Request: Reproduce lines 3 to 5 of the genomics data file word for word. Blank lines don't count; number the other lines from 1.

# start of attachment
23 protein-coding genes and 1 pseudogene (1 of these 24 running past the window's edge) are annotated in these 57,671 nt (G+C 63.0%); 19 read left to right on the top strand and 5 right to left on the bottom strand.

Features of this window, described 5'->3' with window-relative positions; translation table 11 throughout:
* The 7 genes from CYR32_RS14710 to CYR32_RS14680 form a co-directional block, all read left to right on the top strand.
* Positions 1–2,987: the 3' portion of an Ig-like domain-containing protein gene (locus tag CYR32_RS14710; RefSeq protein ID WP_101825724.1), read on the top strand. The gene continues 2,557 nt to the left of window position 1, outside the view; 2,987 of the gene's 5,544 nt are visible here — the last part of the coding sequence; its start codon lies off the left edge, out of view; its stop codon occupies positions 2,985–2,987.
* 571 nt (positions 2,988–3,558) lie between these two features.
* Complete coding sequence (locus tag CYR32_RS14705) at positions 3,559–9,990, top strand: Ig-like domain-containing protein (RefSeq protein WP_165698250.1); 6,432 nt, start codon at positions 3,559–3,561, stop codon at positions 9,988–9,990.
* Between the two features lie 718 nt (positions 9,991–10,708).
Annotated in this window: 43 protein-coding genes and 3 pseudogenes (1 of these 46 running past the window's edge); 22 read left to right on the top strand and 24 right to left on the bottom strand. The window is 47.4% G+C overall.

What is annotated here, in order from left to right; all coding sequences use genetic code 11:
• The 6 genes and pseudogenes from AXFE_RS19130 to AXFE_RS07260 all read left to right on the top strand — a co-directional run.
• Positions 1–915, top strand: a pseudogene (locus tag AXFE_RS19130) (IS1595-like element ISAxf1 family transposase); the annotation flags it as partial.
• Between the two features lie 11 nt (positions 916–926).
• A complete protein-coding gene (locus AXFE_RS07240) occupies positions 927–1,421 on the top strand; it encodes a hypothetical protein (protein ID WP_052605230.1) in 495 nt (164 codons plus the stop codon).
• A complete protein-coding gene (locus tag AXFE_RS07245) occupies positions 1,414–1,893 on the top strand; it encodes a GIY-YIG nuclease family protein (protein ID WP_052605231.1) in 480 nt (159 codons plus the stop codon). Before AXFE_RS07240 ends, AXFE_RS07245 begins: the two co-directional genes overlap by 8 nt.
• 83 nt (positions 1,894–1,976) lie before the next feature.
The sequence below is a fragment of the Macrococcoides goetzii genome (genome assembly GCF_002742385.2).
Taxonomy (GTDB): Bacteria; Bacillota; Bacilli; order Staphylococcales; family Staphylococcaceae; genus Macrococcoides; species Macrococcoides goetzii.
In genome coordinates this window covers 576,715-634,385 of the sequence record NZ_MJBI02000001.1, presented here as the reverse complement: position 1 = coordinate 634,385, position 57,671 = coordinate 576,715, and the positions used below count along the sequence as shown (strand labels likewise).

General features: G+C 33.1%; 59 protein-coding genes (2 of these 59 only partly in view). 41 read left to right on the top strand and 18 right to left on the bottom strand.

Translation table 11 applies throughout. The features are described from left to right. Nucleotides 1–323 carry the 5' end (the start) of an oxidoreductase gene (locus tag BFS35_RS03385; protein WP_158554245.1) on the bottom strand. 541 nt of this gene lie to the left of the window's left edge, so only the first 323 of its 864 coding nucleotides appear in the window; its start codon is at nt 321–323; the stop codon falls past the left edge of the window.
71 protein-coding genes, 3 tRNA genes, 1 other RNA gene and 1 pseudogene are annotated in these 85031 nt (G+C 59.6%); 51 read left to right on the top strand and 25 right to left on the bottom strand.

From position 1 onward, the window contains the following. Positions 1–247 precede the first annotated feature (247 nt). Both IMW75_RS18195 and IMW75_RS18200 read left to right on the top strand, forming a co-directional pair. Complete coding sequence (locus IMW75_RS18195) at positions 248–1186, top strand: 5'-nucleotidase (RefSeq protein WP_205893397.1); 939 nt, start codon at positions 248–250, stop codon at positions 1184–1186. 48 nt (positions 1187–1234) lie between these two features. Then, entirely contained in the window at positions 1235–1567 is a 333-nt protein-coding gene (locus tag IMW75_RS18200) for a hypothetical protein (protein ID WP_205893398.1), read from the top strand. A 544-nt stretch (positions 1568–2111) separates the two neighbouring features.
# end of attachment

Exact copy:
* The 7 genes from CYR32_RS14710 to CYR32_RS14680 form a co-directional block, all read left to right on the top strand.
* Positions 1–2,987: the 3' portion of an Ig-like domain-containing protein gene (locus tag CYR32_RS14710; RefSeq protein ID WP_101825724.1), read on the top strand. The gene continues 2,557 nt to the left of window position 1, outside the view; 2,987 of the gene's 5,544 nt are visible here — the last part of the coding sequence; its start codon lies off the left edge, out of view; its stop codon occupies positions 2,985–2,987.
* 571 nt (positions 2,988–3,558) lie between these two features.